The Road Ahead : December January 2008
Fuel price concern THE RACQ has responded cautiously to the Queensland Fuel Subsidy Inquir y's recommendation for retail price regulation through benchmarking. RACQ's external relations general manager, Gar y Fites, said the Club rejected the inquir y's suggestion of scrapping the subsidy scheme, through which the State Government rebated 8.35 cents a litre of federal excise to motorists. "We want Queensland motorists to obtain maximum value from the subsidy, free from any syphoning-off by oil companies, distributors or retailers," Mr Fites said. "The Government needs to be careful that any regulation does not end up imposing more costs on motorists, either at the pump or as taxpayers." Fixed cameras coming FIXED speed cameras this month will star t operating in three locations in the state's south-east. Cameras located nor thbound on the Bruce Highway, at Burpengar y, and at the southern approach to the Stor y Bridge, at Kangaroo Point, will operate 24 hours a day from December 14. Another camera located nor thbound on the M1, at Tarragindi, will be operating from early 2008. Police Minister Judy Spence said the cameras would be introduced as an additional tool in the fight to curb the state's rising road toll and will be clearly signed to remind motorists to drive safely. "This is about ensuring known black spots on our roads are covered -- in shor t, this is about saving lives," Ms Spence said. 6 PACK: SIX CHRISTMAS/NEW YEAR ROAD TOLL FACTS Simpsons sign up CARTOON sensations the Simpsons are hitting the road in Queensland, with two new plate designs from Personalised Plates Queensland (PPQ). Queenslanders will be the first drivers in the world to have Simpsons characters on their plates, with the Homer plate featuring the catch-phrase 'Mmmm ... Donuts', and the Bar t plate featuring the popular quote, 'Don't have a cow, man'. The Simpsons plates are $465 per set and the proceeds from the sale of these and other personalised plates go towards road safety activities. Visit ppq.com.au. Number plate recognition THE Queensland Parliamentar y Travelsafe committee is investigating number plate recognition technology and its potential as a tool in improving road safety. The technology uses infrared cameras and has the capacity to identify speed violations by calculating the time a vehicle takes to travel between two points, identify unregistered and stolen vehicles, and track the movement of vehicles and drivers subject to traffic cur fews. The committee will also be considering such issues as the privacy of road users. For more details, visit parliament.qld.gov.au/tsafe, or phone 3406 7908 or 1800 504 022. DEC 07/JAN 08 5 OLL FACTS . 6. 1. Stayy safe: Last yyear the number of Christmas road fatalities was 13, the same average number as the previous five holiday periods. 2. FFig ight ht ffat atig igue ue:: Ta Ta ke kea a rres estt ev ever ery ytw two oho hour urs. s. LLas astt ye year ar, ,mo most stC Chr hris istm tmas as/n /new ew year road fatalities occurred between 6am and 8am, and 10pm and midnight. 3.B Buc uckl kle eup up: :La Last sty yea ear r, ttwo woo off th the eth thre ree eoc occu cupa pant nts ski kill lled ed iin ncr cras ashe hes swe were ren not ot wearing seatbelts. 4. W Wt ath ch your speed d:S Siix peo l ple lla t st year were k kil illled diin1 100 001 -110 10k k/ m/h h zones. Three fatalities involved a speeding driver. 5. Stick to the rules: Four fatalities were related to illegal manoeuvres. 6. Watch for pedestrians: Last year, four pedestrians were killed. Source: Christmas/New Year 2006/2007 road toll in review -- Queensland Transpor t.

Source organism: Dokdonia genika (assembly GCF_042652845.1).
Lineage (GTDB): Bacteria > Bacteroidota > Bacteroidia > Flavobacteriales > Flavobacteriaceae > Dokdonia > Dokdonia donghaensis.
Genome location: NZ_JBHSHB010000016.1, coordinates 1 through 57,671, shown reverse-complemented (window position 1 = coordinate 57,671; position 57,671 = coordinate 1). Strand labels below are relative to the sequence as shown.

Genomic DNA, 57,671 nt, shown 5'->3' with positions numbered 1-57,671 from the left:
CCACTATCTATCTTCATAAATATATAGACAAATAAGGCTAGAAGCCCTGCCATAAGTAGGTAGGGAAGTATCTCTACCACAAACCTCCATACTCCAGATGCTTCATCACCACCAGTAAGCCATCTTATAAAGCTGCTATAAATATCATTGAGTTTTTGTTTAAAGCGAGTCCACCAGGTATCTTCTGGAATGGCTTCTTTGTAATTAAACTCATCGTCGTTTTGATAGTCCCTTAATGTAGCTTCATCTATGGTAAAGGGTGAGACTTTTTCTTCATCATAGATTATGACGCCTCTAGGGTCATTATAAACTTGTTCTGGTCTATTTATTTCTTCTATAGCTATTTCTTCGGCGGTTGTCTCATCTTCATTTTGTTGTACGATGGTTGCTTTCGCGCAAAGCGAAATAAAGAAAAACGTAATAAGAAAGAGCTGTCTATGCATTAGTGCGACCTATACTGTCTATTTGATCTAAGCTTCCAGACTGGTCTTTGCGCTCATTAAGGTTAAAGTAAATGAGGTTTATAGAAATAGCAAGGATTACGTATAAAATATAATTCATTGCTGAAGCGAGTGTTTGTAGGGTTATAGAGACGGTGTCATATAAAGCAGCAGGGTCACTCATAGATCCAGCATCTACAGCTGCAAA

October November 2007
February March 2008